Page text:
Have you ever noticed that as you’re setting your precious baby down to bed their body suddenly tenses, they jut out their arms, and their eyes go wide as if they’d just been majorly spooked? This fright-like reaction is known as the Moro reflex (also aptly called the “startle reflex”). The Moro reflex is one of several automatic and involuntary reactions babies are born with. These newborn reflexes are designed to help get babies through the first few months of life before they start to learn the ropes of being a tiny human! Why exactly are baby’s armed with the Moro reflex—and what does it do? Here, all your Moro reflex questions—answered!

What is the Moro reflex in babies?

The Moro reflex (aka newborn startle reflex) is a protective reaction to either a sudden movement or a loud sound. This newborn reflex is marked by your baby giving you a startled look, possible tears, and dramatically extending their neck, legs, and arms, with palms up and thumbs flexed. But when you react by supporting your baby’s head, they’ll quickly flex their elbows, relax, and bring their arms together in a big hug.

In all likelihood, the Moro reflex is a leftover survival response from the cave-baby days, which helped always-carried little ones cling to their parent for safety. In fact, Dr. Harvey Karp jokes that the Moro reflex has probably “saved countless baby monkeys whose moms were able to catch their out-stretched arms as they started to fall.” 

What triggers the Moro reflex?

While various sudden movements or loud noises may activate the Moro reflex, it’s often set off when your baby’s head abruptly shifts position or tips backward, making your little one think that they’re falling. You may notice your sweet baby’s startle reflex is elicited when you try to lower them into the bassinet. Your little one’s instinctive reaction causes them to wake up and shoot their arms open, as if they’re trying to grab hold of you.

Moro Reflex: How Swaddling Can Help

There’s no way to un-teach the Moro reflex, but if you swaddle your baby before laying them down in their bassinet or crib, you can dampen the startle response, making sleepytime so much easier! Because swaddling, an integral part of the 5 S’s for soothing babies, recreates the snug hug of the womb, it decreases startling and helps to activate your baby’s calming reflex, aka their “off switch” for fussing and “on switch” for sleep. Plus, arms-down swaddling keeps your baby’s flailing arms under wraps so that they cannot accidentally bonk themselves awake. If you’re struggling to get your infant to sleep in the bassinet, the Moro reflex and a poor swaddle may be to blame. For a safe, secure, and lightning-fast swaddle every time, try the award-winning Sleepea 5-Second Swaddle. Sleepea’s patented inner flaps and easy-slide two-way zipper keeps even the squirmiest of would-be escape artists snugly wrapped all sleep long.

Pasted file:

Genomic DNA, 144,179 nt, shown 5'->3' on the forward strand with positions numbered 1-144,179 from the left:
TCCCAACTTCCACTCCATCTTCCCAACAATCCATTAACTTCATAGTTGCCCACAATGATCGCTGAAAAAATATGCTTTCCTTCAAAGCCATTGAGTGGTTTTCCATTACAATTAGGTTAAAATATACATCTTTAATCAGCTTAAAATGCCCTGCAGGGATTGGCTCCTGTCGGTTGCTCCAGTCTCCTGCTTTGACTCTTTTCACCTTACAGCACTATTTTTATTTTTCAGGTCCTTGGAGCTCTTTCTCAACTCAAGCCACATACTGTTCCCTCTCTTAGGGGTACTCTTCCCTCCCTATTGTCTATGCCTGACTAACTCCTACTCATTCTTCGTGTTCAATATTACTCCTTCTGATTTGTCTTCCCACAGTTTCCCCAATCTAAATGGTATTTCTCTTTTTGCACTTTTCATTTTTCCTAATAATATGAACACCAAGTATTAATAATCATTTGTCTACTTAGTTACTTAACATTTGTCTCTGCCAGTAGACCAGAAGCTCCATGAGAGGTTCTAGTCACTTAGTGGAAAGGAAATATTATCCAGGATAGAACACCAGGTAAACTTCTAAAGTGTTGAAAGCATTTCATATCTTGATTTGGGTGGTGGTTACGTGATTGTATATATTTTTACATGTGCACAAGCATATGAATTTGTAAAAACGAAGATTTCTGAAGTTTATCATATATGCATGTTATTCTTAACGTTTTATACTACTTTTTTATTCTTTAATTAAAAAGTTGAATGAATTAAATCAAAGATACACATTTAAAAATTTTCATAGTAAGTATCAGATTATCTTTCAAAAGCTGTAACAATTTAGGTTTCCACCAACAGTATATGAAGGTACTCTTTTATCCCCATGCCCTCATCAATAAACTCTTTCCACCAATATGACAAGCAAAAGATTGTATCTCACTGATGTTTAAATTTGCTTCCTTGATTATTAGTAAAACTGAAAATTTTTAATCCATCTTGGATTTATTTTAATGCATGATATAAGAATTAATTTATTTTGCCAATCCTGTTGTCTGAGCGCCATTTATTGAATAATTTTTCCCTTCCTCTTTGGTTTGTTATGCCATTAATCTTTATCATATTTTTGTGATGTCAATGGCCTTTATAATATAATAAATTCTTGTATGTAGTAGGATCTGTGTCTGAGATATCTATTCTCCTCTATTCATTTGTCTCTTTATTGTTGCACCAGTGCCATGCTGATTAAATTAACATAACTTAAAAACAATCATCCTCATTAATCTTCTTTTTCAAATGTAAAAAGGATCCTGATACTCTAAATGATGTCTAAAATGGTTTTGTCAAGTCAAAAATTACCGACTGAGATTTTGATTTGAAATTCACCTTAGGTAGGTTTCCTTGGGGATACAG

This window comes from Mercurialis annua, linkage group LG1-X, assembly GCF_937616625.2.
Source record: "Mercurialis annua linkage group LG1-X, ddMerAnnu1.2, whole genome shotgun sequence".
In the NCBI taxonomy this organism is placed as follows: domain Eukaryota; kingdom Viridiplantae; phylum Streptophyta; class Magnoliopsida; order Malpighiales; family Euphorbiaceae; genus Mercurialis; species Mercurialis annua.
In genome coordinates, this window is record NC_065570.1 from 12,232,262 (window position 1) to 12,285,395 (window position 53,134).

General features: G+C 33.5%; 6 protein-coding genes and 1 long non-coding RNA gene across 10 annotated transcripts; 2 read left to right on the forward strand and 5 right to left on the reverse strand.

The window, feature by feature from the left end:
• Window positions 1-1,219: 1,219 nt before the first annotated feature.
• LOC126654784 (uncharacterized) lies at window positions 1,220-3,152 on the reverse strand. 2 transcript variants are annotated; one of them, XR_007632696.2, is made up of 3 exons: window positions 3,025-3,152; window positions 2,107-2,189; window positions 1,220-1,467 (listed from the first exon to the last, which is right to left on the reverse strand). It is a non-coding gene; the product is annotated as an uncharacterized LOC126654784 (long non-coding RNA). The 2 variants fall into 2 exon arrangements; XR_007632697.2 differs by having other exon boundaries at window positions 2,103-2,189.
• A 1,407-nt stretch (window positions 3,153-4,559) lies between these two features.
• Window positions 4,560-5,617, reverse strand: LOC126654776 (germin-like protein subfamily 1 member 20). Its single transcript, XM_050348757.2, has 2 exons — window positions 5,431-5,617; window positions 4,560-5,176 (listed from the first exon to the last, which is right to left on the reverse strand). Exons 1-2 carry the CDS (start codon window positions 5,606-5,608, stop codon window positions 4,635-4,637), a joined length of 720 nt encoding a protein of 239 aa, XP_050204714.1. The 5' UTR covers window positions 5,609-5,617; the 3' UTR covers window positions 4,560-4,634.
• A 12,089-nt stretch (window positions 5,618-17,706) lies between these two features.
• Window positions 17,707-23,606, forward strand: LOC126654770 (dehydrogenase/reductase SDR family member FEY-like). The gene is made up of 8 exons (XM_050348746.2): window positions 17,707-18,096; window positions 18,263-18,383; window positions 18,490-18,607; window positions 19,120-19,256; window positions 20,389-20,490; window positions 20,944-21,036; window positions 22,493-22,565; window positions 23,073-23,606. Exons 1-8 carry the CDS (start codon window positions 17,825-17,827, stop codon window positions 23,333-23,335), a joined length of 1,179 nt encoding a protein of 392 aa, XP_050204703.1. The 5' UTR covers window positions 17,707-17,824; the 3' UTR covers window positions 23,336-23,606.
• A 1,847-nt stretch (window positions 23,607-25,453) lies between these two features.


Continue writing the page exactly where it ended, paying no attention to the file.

Moro Reflex: How White Noise Can Help

Much like swaddling, white noise can help quell your baby’s sleep-disrupting Moro reflex. Remember, loud or surprising noises can activate your little one’s startle reflex, but white noise creates a “blanket of sound,” which masks outside disturbances, like a loud truck passing by. Bonus: The consistent staticky din of white noise mimics the comforting sounds of the womb, activating your baby’s calming reflex…just like swaddling. Swaddling and Shushing, aka white noise, are both part of the 5 S’s—and both are scientifically proven to help little one’s sleep. (Read about the research-backed success of the 5 S’s and Dr. Karp’s award-winning white noise machines.)

How long does the Moro reflex last?

Your baby’s Moro reflex can be seen in utero between 25 and 30 weeks, which means full-term babies arrive already equipped. While the startle reflex usually peaks during the first month, don’t get too used to it! It’ll start to gradually disappear by the time your baby is 12 weeks old. And it should be completely gone by 6 months.

What does it mean if Baby doesn’t have a Moro reflex?

The Moro reflex can sometimes be weak or even absent in premature babies, especially if they’re born before 25 weeks, when the startle reflex first starts to develop in some. Preemies tend to have lower muscle tone, which makes it more difficult to have a strong Moro reflex, notes research in the Journal of Clinical Medicine Research.

It’s important to note that the Moro reflex should be present equally on both sides of your baby’s body. The absence of the Moro reflex on one side could mean your little one has a wounded shoulder or they’ve experienced an injury to the brachial plexus, which are the cluster of nerves running from the lower neck and upper shoulder area into the arm. If your baby has no startle reflex, your healthcare provider may suggest screening for possible brain or spinal cord injury, infection, and/or muscle weakness.

What happens if the rooting Moro doesn’t go away?

If your baby’s Moro reflex is still in play at 6 months, reach out to your child’s healthcare provider. They may advise screening your child for spastic cerebral palsy.


More on Newborns




  • American Academy of Pediatrics (AAP): Newborn Reflexes
  • Cleveland Clinic: Newborn Reflexes
  • National Library of Medicine, StatPearls: Moro Reflex
  • Assessment of Primitive Reflexes in High-risk Newborns. Journal of Clinical Medicine Research. November 2011
  • Mount Sinai: Moro reflex

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Disclaimer: The information on our site is NOT medical advice for any specific person or condition. It is only meant as general information. If you have any medical questions and concerns about your child or yourself, please contact your health provider.